Some basic camera shots

So, you have written a short story, you have some notes in a journal, some lists made, a binder for your storyboards and your camera is ready. Now what? Well, you need to put on your director/cinematographer hat. You need to figure out how to tell your story with the camera. Let say your script says “goblin finds a sword in a cave” Eventually the goblin will continue on with the sword until the great climax of him fighting the evil troll. But let’s focus on that one sentence. “Goblin finds a sword in a cave”. That is all the writer wrote. He hands it to you and says ok, figure out how to film this.

goblin sword

goblin sword

Well, there are a thousand ways to film this and this is where you get the chance to make some magic. Let’s start with the four most basic shots. First one is a long shot or establishing shot. This shot is a super wide shot. This is the shot that shows the whole village, or the castle, or the mountain side cave entrance. This lets the viewer know where the action is taking place. In our story it could be a cave entrance.

cave long shot

cave long shot

These establish the location and tell us where we are, but it shows very little detail and can be boring.

Once you show where, then we get closer to the action so we feel like we are involved. The next shot is a medium shot. This usually shows the hero from about the waist up.

goblin by John Silva

goblin by John Silva

So, this shot now shows that goblin has found a sword. We are close enough to the action to feel the tension or excitement. There is plenty of detail to look through. This is a great building block in your story telling.

Next shot is a close up. After our goblin finds his sword, let’s show that he has an evil plan brewing in his mind.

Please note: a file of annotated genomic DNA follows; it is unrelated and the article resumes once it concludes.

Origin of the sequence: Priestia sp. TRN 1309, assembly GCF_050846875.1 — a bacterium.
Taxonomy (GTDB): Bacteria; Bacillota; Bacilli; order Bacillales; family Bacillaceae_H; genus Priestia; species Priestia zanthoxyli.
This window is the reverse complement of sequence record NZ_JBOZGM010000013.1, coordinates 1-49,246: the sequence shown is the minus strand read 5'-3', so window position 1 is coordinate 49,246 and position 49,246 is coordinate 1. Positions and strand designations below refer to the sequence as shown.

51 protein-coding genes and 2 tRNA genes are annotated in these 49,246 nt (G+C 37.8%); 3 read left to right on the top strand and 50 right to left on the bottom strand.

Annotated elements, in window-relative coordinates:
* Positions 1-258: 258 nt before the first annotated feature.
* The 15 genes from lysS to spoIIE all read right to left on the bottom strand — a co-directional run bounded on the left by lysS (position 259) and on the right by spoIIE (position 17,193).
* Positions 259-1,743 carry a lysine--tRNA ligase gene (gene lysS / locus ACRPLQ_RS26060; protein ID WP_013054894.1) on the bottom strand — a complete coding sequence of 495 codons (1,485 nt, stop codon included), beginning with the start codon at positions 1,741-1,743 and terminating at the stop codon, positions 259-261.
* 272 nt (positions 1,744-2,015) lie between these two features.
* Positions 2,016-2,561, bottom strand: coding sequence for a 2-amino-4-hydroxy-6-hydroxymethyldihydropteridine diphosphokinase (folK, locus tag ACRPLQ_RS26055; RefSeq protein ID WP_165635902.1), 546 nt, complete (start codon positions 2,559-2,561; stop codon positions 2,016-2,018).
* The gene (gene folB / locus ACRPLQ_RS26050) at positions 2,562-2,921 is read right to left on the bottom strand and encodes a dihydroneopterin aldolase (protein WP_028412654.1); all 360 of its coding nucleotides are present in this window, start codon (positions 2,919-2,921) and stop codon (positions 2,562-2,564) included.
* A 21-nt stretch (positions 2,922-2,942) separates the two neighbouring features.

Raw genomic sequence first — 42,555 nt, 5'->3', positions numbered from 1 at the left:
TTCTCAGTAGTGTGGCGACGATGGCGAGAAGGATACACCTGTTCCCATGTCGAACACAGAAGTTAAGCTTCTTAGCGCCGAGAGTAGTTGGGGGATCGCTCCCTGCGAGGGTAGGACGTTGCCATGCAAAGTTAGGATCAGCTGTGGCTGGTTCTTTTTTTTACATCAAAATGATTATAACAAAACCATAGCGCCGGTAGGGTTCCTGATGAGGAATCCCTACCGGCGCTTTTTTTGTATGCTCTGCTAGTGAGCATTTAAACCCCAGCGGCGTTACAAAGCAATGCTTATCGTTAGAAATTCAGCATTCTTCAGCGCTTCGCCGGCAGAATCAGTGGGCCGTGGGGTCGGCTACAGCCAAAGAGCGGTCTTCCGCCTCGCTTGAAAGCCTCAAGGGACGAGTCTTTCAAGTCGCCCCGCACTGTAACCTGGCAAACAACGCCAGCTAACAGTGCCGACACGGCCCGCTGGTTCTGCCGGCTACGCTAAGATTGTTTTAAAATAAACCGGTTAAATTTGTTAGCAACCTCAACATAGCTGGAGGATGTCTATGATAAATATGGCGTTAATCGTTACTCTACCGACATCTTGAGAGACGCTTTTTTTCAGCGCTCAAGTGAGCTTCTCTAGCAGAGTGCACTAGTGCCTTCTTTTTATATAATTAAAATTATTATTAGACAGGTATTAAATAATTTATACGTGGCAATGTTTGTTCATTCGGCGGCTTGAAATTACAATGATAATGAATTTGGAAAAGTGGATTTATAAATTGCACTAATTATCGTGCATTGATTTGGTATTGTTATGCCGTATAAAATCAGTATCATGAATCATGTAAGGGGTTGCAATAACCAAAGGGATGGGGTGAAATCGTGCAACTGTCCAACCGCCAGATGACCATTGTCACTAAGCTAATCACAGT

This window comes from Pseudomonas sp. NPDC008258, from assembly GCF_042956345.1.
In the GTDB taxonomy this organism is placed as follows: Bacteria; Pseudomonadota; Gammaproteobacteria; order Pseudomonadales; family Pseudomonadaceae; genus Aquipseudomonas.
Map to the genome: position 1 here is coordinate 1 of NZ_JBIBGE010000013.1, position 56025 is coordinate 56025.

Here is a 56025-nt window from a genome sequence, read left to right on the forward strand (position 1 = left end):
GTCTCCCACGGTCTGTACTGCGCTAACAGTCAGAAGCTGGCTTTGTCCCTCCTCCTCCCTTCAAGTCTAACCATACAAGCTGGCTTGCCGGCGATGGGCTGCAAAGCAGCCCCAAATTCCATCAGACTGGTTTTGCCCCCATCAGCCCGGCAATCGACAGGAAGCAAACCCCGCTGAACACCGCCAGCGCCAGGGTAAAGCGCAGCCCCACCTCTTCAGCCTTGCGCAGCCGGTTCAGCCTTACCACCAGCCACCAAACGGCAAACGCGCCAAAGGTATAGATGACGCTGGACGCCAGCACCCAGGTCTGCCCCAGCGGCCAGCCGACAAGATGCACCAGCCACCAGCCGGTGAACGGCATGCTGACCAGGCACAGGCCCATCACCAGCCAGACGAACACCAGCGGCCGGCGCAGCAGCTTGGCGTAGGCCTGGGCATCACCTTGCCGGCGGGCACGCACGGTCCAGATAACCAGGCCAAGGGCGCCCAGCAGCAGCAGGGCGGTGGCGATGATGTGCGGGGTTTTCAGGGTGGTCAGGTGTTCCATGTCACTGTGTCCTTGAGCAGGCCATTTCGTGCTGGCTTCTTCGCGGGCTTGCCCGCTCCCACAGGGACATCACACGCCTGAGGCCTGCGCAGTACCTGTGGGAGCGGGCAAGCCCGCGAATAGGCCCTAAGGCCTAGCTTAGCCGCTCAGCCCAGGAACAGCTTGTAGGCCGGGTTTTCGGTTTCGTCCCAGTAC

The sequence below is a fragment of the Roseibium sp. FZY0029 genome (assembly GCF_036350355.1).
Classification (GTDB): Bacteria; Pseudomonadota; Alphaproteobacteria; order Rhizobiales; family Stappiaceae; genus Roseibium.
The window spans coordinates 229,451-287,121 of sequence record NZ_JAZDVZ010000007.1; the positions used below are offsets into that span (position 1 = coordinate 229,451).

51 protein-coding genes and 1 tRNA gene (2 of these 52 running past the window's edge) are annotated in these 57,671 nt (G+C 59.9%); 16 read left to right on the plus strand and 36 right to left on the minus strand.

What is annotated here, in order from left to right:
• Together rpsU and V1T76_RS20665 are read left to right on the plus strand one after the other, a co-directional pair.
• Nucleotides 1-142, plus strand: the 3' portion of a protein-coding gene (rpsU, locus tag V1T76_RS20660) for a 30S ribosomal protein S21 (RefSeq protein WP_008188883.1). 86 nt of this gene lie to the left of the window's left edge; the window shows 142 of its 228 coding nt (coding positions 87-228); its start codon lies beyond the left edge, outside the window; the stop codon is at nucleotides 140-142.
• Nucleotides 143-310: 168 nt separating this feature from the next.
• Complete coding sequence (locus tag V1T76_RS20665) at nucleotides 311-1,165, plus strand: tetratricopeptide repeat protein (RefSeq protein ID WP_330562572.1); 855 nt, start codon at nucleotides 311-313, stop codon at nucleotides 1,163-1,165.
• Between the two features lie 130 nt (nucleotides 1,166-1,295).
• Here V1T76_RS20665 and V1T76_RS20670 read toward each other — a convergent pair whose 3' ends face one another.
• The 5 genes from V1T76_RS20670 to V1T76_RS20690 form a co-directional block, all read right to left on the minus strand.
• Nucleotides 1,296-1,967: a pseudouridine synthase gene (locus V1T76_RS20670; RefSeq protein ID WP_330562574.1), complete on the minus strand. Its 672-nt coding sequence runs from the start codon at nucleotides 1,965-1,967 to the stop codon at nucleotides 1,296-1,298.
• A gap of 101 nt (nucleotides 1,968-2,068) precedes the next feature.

goblin by Mpakopuc

goblin by Mpakopuc

The close up really gets the camera in close so we can see personality in the face. This is a great reaction shot. We saw the cave, then inside we saw the goblin find the sword. Then we cut to a closeup of his face so we can see his reaction to the sword find. This shot eliminates a lot of the background to really focus the audience on what is important.

The last basic shot is the extreme close up. Get the camera super close and really focus on a single detail or object.

sword detail

sword detail

With this shot, the audience sees the symbol and realizes that goblin has discovered the great lost sword of King Bob. The plot really thickens now. This shot is called extreme close up. It is used when you absolutely want your audience to pay attention to something.

These are the four most basic shots in setting up your shots. There are tons of other shots and they all mean something when they are used.

With these four shots we could shoot our scene. I would do it something like this:

*long shot of cave, show goblin entering

*med shots of goblin digging in cave

*close up of blade in mud

*med shot of goblin picking it up and looking at it

*close up of his face when he gets an idea

*extreme close up of the blade design

*med shot of goblin leaving the cave

*long shot of goblin outside the cave running towards the village.

Pick and choose your shots that you believe will tell the story. Choose when you want to show lots of detail or less detail. Guide your audience down the path that you want them to take. Don’t let them wander aimlessly through your story. Grab them and take them through the story. If you want me to see your goblin deep in thought, don’ t show me the whole cave because I might be focused on the waterfall in the back.

Once you understand the basic shots you can begin to draw them in your storyboard folder. Try to sketch them like the camera would see them. Then look online for more camera shots and learn what they mean to the viewer.

Go ahead, make a mess, have some fun.

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One response to “Some basic camera shots

  1. Alicia DR Hankins

    Really enjoying your creativity. Lots of really meaty help here for anyone wanting to give film a try. Thanks for putting sharing your experineces.

    Liked by 1 person

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